I was in fifth grade (so, age 11) and I wore shorts to school. Not the kind that would send teachers into a panic, but the kind that said “these were definitely overalls without the straps”. Two of the girls I saw in the library were looking at me and I went over to say hello. Before I knew it I head “Eww! You’re so hairy!” and my cheeks grew red, tears welled up and I ran home and shaved for the first time. That was also the last time I wore shorts to school. My legs were covered in nicks and cuts the next day, but I could (if I wanted to) roll my pant legs up and show everyone that I was a mature 11 year old with smooth legs.

It was also about that time that I found myself unable to say the word legs-because I was deeply aware of the latent sexuality of the female body. I couldn’t walk out of a room when men were present without being awkward, for fear that my legs were being watched. This had nothing to do with the people who were there, but everything to do with the way my brain took notice of the hypersexualization of my gender.

It was my freshman year in high school when I began to experiment with color combinations and a proto contouring (this was early 2000s, such a thing didn’t exist yet). I remember putting on navy blue lipstick and going to class, being gauked at and made fun of all day by people I didn’t even know. I remember hearing words like “goth girl has to go cut in the bathroom” and “she’s so weird”. I just happened to really like the color. And I never wore it again.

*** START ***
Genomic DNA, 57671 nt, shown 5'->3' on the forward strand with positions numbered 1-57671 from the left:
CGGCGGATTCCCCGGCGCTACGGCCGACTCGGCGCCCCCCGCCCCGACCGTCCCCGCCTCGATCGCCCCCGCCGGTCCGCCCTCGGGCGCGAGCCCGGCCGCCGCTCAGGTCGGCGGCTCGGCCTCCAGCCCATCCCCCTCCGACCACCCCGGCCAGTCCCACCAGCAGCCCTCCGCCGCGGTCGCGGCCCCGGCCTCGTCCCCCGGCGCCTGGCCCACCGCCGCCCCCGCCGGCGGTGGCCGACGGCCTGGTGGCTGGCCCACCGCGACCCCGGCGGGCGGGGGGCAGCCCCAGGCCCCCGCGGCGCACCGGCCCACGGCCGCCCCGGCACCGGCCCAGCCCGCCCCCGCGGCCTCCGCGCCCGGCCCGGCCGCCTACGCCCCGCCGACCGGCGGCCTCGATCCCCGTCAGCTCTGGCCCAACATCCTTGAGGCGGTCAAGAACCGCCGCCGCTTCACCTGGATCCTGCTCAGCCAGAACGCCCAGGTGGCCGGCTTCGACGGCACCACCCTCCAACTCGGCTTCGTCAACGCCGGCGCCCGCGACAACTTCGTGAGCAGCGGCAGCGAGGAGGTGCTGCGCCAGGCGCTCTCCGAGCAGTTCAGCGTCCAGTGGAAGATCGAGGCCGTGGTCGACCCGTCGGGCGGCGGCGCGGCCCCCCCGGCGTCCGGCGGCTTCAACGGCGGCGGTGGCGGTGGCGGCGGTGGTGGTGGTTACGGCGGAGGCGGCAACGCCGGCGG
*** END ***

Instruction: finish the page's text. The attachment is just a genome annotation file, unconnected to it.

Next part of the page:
I created a certain “style” that I used each and every day. Black eyeliner, bright colored eye shadow, chap stick (because I thought bright colors on my lips would be a source of more ridicule). I have bright blue eyes (usually) and the colors compensate very nicely. One day though, I wore red eye shadow (something akin to Gerard Way’s look~check out My Chemical Romance). And I was asked multiple times if I was crying-because that’s how my look was interpreted. So out went the red.